In 1960, Muhammad Ali returned to his hometown of Louisville, Kentucky as a victorious gold-medalist. Soon after, he was denied service at a ‘whites only’ restaurant and threw his medal into to the depths of the Ohio River.
Some claim that story to be apocryphal, but, whether fact or parable, Ali described the experience in detail in his 1975 autobiography, The Greatest: My Own Story. It’s a power story, worth excerpting at length here:
So what I remember most about the summer of 1960 is not the hero welcome, the celebrations, the Police Chief, the Mayor, the Governor, or even the ten Louisville millionaires, but that night when I stood on the Jefferson County Bridge and threw my Olympic Gold Medal down to the bottom of the Ohio River.
A few minutes earlier I had fought a man almost to the death because he wanted to take it from me, just as I had been willing to fight to the death in the ring to win it.
It had taken six years of blood, blows, pain, sweat, struggle, a thousand rounds in rings and gyms to win that medal, a prize I had dreamed of holding since I was a child. Now I had thrown it in the river. And I felt no pain and no regret. Only relief, and a new strength.
I had turned pro. In my pocket was my agreement with the ten Louisville millionaires, our “marriage contract” for six years. I felt as sure as day and night that I would one day be the World Heavyweight Champion. But my Olympic honeymoon as a White Hope had ended. It was not a change I wanted to tell the world about yet. I would be champion. My own kind of champion.
The honeymoon had started when my plane touched down at Standiford Field. They opened the door and my mother rushed up to hug me. Then my brother Rudy and Dad. I had been gone for twenty-one days, the most time I’d been away since the day I was born.
Then came the celebrations: the long police escort all the way downtown; black and white crowds on the streets and sidewalks; WELCOME HOME CASSIUS CLAY signs from my classmates at Central High; the Mayon telling me the Olympic Gold Medal was my key to the city; plans under way for me to have my picture taken with President Eisenhower.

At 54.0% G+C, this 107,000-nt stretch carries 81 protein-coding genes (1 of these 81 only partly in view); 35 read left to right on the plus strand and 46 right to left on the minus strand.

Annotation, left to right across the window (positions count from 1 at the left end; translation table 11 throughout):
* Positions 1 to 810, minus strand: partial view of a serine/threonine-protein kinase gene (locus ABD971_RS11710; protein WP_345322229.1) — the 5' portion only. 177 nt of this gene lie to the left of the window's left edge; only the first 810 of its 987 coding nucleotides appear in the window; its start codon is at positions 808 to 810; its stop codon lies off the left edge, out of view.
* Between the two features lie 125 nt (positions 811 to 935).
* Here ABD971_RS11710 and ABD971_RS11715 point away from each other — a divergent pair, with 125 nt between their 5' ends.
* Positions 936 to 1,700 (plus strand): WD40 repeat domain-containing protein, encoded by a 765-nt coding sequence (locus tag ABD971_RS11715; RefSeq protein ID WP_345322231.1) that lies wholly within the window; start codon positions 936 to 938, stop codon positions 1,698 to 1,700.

…One Kentucky newspaper described my medal as “the biggest prize any black boy ever brought back to Louisville.” But if a white boy had brought back anything better to this city, where only race horses and whiskey were important, I hadn’t heard about it.
…And although I was still hit with some of the same race hostility I’d known all my life, my spirits were so high I gelt whoever was against me would change. Even those whose resentment made them go through the acknowledgements half-heartedly or with no heart at all. Those who came only out of curiosity, and looked disgusted when they learned they had to honor a black boy.
I was deeply proud of having represented America on a world stage. To me the Gold Medal was more than a symbol of what I had achieved for myself and my country; there was something I expected the medal to achieve for me. And during those first few days of homecoming it seemed to be doing exactly that.
I remember the crowds that followed us down the street where we lived. The porch of our house was decked with American flags, and my father had painted the steps red, white and blue. Photographers yelled, “Hold it! Hold it!” and I posed for a minute, arm-in-arm with my father as he sang “The Star-Spangled Banner” in his best Russ Columbo style. We stood proud. Everybody cheered.
…It was getting cloudy, and Ronnie and I raced our motorbikes across downtown Louisville. There had been a forecast of high wind and heavy rain, and the first sprinkle came when we passed a newly remodeled restaurant. I slowed down.
“Not there, not there!” Ronnie warned and kept his motor going.
But I stopped and parked near a line of big Harley-Davidson hogs. Their owners, a leather-jacketed gang, were sitting at tables near the window with their girl friends. Nazi insignias on their backs, Confederate flags painted on the front, a style popular with some whites in the East End. One they called “Kentucky Slim” I’d seen at my fights. Slim gave me a nod. Their leader, a big redhead with doubled-up leg chains hanging from his shoulder, sat with his arms around a heavy blonde. “Frog,” as we knew him, never looked up, although I new he saw me.